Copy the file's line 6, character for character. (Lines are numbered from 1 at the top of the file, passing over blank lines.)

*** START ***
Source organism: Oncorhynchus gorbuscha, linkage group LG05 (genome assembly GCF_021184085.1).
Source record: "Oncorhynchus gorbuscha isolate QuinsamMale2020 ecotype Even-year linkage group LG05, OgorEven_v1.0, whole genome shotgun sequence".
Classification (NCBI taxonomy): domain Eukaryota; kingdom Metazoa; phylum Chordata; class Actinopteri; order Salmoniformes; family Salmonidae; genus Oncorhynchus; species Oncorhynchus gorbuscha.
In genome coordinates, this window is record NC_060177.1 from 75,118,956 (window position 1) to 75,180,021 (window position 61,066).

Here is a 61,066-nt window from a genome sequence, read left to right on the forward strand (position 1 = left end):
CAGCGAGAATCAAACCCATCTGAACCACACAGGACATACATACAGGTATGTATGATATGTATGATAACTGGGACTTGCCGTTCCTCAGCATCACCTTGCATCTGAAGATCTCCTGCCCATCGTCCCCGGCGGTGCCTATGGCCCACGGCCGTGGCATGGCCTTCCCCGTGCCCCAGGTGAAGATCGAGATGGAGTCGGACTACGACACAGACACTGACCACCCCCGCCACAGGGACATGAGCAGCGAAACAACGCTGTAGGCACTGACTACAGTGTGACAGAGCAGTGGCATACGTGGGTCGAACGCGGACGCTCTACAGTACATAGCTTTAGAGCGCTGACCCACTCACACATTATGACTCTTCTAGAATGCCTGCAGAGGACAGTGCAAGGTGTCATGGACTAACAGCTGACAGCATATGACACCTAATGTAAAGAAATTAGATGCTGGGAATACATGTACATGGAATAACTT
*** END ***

CAGCGAGAATCAAACCCATCTGAACCACACAGGACATACATACAGGTATGTATGATATGTATGATAACTGGGACTTGCCGTTCCTCAGCATCACCTTGCATCTGAAGATCTCCTGCCCATCGTCCCCGGCGGTGCCTATGGCCCACGGCCGTGGCATGGCCTTCCCCGTGCCCCAGGTGAAGATCGAGATGGAGTCGGACTACGACACAGACACTGACCACCCCCGCCACAGGGACATGAGCAGCGAAACAACGCTGTAGGCACTGACTACAGTGTGACAGAGCAGTGGCATACGTGGGTCGAACGCGGACGCTCTACAGTACATAGCTTTAGAGCGCTGACCCACTCACACATTATGACTCTTCTAGAATGCCTGCAGAGGACAGTGCAAGGTGTCATGGACTAACAGCTGACAGCATATGACACCTAATGTAAAGAAATTAGATGCTGGGAATACATGTACATGGAATAACTT